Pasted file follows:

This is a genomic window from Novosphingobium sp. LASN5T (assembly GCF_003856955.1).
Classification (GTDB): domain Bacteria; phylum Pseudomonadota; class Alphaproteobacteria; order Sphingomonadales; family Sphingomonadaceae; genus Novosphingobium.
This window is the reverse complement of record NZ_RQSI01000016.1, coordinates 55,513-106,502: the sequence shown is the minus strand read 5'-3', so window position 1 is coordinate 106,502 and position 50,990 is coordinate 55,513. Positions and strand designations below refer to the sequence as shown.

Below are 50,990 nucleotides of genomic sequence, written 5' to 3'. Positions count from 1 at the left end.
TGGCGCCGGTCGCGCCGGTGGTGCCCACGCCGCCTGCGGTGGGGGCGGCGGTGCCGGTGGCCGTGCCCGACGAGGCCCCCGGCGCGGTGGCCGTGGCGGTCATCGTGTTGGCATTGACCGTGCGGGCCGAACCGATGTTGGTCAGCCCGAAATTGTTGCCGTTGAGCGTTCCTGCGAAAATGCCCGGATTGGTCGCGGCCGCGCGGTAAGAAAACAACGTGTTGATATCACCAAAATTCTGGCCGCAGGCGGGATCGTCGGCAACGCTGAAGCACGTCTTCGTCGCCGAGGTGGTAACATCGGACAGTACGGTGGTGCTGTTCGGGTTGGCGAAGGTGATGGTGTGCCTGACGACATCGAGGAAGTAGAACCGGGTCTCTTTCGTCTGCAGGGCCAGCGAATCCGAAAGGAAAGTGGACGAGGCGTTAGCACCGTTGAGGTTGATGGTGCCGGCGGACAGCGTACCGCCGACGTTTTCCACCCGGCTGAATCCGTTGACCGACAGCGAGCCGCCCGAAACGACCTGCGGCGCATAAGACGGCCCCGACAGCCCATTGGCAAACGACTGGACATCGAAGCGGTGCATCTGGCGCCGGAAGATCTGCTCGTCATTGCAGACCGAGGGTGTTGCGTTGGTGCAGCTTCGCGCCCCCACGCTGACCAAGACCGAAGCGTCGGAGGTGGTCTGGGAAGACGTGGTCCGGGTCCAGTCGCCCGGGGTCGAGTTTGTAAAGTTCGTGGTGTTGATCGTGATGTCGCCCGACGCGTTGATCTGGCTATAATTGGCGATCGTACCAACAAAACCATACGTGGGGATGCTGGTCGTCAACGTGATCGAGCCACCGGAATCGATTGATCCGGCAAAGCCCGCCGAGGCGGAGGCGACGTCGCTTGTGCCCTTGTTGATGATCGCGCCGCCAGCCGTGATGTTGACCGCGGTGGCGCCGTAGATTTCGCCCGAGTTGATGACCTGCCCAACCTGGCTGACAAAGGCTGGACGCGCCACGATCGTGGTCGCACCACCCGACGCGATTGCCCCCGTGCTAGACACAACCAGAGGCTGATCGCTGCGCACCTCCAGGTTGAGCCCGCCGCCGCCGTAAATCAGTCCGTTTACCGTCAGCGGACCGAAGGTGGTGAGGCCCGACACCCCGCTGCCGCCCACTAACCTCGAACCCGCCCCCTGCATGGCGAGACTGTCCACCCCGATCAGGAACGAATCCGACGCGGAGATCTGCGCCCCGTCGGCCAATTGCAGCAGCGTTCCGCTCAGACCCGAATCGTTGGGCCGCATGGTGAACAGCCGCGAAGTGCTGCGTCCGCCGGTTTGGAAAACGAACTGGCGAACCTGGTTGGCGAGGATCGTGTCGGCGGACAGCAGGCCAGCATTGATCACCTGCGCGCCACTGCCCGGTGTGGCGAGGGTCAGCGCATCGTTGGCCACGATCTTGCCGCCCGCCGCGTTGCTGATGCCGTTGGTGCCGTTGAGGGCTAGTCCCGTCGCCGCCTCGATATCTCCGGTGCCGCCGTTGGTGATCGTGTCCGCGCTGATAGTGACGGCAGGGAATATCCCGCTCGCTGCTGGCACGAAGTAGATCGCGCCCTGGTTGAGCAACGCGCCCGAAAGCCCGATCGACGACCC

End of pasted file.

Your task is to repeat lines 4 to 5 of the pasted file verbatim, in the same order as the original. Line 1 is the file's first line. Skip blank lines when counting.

Below are 50,990 nucleotides of genomic sequence, written 5' to 3'. Positions count from 1 at the left end.
TGGCGCCGGTCGCGCCGGTGGTGCCCACGCCGCCTGCGGTGGGGGCGGCGGTGCCGGTGGCCGTGCCCGACGAGGCCCCCGGCGCGGTGGCCGTGGCGGTCATCGTGTTGGCATTGACCGTGCGGGCCGAACCGATGTTGGTCAGCCCGAAATTGTTGCCGTTGAGCGTTCCTGCGAAAATGCCCGGATTGGTCGCGGCCGCGCGGTAAGAAAACAACGTGTTGATATCACCAAAATTCTGGCCGCAGGCGGGATCGTCGGCAACGCTGAAGCACGTCTTCGTCGCCGAGGTGGTAACATCGGACAGTACGGTGGTGCTGTTCGGGTTGGCGAAGGTGATGGTGTGCCTGACGACATCGAGGAAGTAGAACCGGGTCTCTTTCGTCTGCAGGGCCAGCGAATCCGAAAGGAAAGTGGACGAGGCGTTAGCACCGTTGAGGTTGATGGTGCCGGCGGACAGCGTACCGCCGACGTTTTCCACCCGGCTGAATCCGTTGACCGACAGCGAGCCGCCCGAAACGACCTGCGGCGCATAAGACGGCCCCGACAGCCCATTGGCAAACGACTGGACATCGAAGCGGTGCATCTGGCGCCGGAAGATCTGCTCGTCATTGCAGACCGAGGGTGTTGCGTTGGTGCAGCTTCGCGCCCCCACGCTGACCAAGACCGAAGCGTCGGAGGTGGTCTGGGAAGACGTGGTCCGGGTCCAGTCGCCCGGGGTCGAGTTTGTAAAGTTCGTGGTGTTGATCGTGATGTCGCCCGACGCGTTGATCTGGCTATAATTGGCGATCGTACCAACAAAACCATACGTGGGGATGCTGGTCGTCAACGTGATCGAGCCACCGGAATCGATTGATCCGGCAAAGCCCGCCGAGGCGGAGGCGACGTCGCTTGTGCCCTTGTTGATGATCGCGCCGCCAGCCGTGATGTTGACCGCGGTGGCGCCGTAGATTTCGCCCGAGTTGATGACCTGCCCAACCTGGCTGACAAAGGCTGGACGCGCCACGATCGTGGTCGCACCACCCGACGCGATTGCCCCCGTGCTAGACACAACCAGAGGCTGATCGCTGCGCACCTCCAGGTTGAGCCCGCCGCCGCCGTAAATCAGTCCGTTTACCGTCAGCGGACCGAAGGTGGTGAGGCCCGACACCCCGCTGCCGCCCACTAACCTCGAACCCGCCCCCTGCATGGCGAGACTGTCCACCCCGATCAGGAACGAATCCGACGCGGAGATCTGCGCCCCGTCGGCCAATTGCAGCAGCGTTCCGCTCAGACCCGAATCGTTGGGCCGCATGGTGAACAGCCGCGAAGTGCTGCGTCCGCCGGTTTGGAAAACGAACTGGCGAACCTGGTTGGCGAGGATCGTGTCGGCGGACAGCAGGCCAGCATTGATCACCTGCGCGCCACTGCCCGGTGTGGCGAGGGTCAGCGCATCGTTGGCCACGATCTTGCCGCCCGCCGCGTTGCTGATGCCGTTGGTGCCGTTGAGGGCTAGTCCCGTCGCCGCCTCGATATCTCCGGTGCCGCCGTTGGTGATCGTGTCCGCGCTGATAGTGACGGCAGGGAATATCCCGCTCGCTGCTGGCACGAAGTAGATCGCGCCCTGGTTGAGCAACGCGCCCGAAAGCCCGATCGACGACCC